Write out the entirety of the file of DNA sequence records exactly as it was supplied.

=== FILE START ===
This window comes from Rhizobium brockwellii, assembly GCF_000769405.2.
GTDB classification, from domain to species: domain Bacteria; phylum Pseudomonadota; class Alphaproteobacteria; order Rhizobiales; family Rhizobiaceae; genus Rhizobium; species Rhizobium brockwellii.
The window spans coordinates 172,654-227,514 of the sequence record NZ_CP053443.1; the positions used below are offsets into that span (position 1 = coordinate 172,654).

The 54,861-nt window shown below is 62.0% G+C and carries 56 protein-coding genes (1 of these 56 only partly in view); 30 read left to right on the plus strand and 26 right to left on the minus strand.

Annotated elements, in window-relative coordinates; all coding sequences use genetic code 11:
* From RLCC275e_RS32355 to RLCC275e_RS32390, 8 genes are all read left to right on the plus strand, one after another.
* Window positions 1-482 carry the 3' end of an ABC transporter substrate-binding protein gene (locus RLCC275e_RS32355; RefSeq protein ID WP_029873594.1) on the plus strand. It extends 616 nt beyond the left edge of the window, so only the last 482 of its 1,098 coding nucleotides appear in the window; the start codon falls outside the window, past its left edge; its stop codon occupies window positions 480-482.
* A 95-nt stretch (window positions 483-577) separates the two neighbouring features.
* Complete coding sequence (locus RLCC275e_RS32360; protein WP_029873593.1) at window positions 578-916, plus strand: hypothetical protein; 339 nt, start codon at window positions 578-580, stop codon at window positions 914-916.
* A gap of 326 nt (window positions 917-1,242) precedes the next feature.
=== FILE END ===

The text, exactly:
This window comes from Rhizobium brockwellii, assembly GCF_000769405.2.
GTDB classification, from domain to species: domain Bacteria; phylum Pseudomonadota; class Alphaproteobacteria; order Rhizobiales; family Rhizobiaceae; genus Rhizobium; species Rhizobium brockwellii.
The window spans coordinates 172,654-227,514 of the sequence record NZ_CP053443.1; the positions used below are offsets into that span (position 1 = coordinate 172,654).

The 54,861-nt window shown below is 62.0% G+C and carries 56 protein-coding genes (1 of these 56 only partly in view); 30 read left to right on the plus strand and 26 right to left on the minus strand.

Annotated elements, in window-relative coordinates; all coding sequences use genetic code 11:
* From RLCC275e_RS32355 to RLCC275e_RS32390, 8 genes are all read left to right on the plus strand, one after another.
* Window positions 1-482 carry the 3' end of an ABC transporter substrate-binding protein gene (locus RLCC275e_RS32355; RefSeq protein ID WP_029873594.1) on the plus strand. It extends 616 nt beyond the left edge of the window, so only the last 482 of its 1,098 coding nucleotides appear in the window; the start codon falls outside the window, past its left edge; its stop codon occupies window positions 480-482.
* A 95-nt stretch (window positions 483-577) separates the two neighbouring features.
* Complete coding sequence (locus RLCC275e_RS32360; protein WP_029873593.1) at window positions 578-916, plus strand: hypothetical protein; 339 nt, start codon at window positions 578-580, stop codon at window positions 914-916.
* A gap of 326 nt (window positions 917-1,242) precedes the next feature.